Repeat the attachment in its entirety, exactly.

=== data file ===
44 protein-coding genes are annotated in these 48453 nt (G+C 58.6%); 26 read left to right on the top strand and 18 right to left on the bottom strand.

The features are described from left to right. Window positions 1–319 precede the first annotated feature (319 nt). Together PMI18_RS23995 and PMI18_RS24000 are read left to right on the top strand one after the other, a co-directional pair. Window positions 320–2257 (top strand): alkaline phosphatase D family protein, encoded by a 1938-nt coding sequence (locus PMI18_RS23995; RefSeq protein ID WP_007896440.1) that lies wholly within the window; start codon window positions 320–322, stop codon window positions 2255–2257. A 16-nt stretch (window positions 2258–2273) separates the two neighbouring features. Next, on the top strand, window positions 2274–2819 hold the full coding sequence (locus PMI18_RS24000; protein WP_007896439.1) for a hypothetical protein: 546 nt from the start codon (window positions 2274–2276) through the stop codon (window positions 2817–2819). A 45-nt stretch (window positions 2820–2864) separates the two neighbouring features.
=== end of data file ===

44 protein-coding genes are annotated in these 48453 nt (G+C 58.6%); 26 read left to right on the top strand and 18 right to left on the bottom strand.

The features are described from left to right. Window positions 1–319 precede the first annotated feature (319 nt). Together PMI18_RS23995 and PMI18_RS24000 are read left to right on the top strand one after the other, a co-directional pair. Window positions 320–2257 (top strand): alkaline phosphatase D family protein, encoded by a 1938-nt coding sequence (locus PMI18_RS23995; RefSeq protein ID WP_007896440.1) that lies wholly within the window; start codon window positions 320–322, stop codon window positions 2255–2257. A 16-nt stretch (window positions 2258–2273) separates the two neighbouring features. Next, on the top strand, window positions 2274–2819 hold the full coding sequence (locus PMI18_RS24000; protein WP_007896439.1) for a hypothetical protein: 546 nt from the start codon (window positions 2274–2276) through the stop codon (window positions 2817–2819). A 45-nt stretch (window positions 2820–2864) separates the two neighbouring features.